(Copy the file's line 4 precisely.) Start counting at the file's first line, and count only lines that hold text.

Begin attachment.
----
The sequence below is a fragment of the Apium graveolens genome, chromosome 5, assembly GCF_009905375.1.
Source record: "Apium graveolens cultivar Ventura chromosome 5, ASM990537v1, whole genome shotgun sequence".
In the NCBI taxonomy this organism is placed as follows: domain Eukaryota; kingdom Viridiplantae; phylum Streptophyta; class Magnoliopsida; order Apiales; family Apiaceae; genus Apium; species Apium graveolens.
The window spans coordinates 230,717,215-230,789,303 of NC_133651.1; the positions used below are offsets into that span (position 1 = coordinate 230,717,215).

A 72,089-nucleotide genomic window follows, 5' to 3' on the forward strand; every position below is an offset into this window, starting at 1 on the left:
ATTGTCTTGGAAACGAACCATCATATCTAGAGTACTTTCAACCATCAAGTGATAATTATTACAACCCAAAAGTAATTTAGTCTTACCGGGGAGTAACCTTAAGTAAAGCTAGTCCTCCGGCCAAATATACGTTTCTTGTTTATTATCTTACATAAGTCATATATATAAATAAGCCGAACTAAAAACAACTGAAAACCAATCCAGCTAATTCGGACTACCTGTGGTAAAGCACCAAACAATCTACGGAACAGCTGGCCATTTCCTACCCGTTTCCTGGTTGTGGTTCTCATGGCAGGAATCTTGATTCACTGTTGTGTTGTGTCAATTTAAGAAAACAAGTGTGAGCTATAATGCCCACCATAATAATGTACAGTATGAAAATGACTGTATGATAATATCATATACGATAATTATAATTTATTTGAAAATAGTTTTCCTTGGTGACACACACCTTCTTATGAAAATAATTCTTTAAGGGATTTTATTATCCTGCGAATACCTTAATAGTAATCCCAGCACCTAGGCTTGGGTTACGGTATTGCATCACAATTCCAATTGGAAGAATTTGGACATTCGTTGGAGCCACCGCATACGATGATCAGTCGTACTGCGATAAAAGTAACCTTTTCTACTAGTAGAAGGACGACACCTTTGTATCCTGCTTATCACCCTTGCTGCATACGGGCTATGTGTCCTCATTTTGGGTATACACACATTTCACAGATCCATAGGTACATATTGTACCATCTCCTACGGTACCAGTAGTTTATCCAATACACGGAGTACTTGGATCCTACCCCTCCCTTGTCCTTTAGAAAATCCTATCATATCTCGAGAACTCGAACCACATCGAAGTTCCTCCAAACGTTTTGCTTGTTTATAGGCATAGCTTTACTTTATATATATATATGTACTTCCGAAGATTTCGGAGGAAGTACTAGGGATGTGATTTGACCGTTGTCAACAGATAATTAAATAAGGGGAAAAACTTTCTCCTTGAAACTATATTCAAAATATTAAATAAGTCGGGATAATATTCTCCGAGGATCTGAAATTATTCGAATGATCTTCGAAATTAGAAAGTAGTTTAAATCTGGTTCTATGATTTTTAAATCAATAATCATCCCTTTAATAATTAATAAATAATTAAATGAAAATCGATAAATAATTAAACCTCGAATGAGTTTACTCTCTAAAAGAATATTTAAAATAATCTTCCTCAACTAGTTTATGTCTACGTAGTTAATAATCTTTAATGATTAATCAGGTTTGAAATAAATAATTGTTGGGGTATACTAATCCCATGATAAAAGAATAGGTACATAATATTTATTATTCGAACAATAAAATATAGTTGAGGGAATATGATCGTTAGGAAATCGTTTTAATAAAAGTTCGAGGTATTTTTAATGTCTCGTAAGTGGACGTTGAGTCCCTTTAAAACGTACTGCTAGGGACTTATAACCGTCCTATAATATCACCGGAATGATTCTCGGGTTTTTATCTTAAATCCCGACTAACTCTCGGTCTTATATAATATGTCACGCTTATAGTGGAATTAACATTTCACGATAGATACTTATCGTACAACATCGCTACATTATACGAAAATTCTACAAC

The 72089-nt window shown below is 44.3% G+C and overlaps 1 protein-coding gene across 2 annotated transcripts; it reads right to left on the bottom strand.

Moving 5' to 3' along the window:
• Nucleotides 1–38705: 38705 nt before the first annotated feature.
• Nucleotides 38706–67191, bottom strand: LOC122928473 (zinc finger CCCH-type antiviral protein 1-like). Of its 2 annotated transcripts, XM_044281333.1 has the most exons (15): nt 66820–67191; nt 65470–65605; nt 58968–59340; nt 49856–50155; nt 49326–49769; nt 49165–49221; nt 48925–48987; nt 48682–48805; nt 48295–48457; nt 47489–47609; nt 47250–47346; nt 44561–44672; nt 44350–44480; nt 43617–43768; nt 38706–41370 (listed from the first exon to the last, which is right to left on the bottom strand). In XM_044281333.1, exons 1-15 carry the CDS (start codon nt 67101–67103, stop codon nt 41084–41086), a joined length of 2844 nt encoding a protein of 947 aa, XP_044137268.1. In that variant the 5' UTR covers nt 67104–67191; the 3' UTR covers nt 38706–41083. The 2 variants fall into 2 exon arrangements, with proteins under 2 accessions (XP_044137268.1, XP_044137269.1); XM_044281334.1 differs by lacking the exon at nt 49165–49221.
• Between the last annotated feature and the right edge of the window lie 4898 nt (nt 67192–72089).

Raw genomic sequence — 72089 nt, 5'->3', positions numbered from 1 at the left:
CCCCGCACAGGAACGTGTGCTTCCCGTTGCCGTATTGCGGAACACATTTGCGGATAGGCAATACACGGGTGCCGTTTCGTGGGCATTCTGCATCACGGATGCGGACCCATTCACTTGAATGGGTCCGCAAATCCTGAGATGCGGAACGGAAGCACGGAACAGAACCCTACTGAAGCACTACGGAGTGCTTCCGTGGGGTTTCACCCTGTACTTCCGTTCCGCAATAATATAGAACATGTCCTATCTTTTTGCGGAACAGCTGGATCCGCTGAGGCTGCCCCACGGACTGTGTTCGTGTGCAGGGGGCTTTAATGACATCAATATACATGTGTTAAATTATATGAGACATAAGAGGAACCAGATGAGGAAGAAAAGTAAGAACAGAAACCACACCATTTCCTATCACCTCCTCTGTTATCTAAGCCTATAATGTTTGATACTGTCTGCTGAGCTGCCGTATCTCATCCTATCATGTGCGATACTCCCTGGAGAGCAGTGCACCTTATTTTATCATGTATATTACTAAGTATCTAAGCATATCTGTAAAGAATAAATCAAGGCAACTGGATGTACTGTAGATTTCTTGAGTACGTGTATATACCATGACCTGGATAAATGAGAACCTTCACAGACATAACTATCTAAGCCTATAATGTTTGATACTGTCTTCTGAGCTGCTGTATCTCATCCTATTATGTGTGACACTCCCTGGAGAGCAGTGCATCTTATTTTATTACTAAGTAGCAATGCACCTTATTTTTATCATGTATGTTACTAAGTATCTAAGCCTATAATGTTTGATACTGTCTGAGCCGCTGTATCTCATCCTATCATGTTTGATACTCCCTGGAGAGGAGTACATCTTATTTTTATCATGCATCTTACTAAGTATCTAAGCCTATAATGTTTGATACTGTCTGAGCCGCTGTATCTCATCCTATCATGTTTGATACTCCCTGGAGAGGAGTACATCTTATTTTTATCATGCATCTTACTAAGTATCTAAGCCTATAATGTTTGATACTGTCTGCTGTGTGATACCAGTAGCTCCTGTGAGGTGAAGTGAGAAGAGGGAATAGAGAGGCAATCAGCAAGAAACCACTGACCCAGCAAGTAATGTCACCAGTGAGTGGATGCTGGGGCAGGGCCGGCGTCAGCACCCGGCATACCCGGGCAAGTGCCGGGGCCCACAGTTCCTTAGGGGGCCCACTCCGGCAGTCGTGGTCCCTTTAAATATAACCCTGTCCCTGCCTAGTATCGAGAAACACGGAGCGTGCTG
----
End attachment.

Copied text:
The window spans coordinates 230,717,215-230,789,303 of NC_133651.1; the positions used below are offsets into that span (position 1 = coordinate 230,717,215).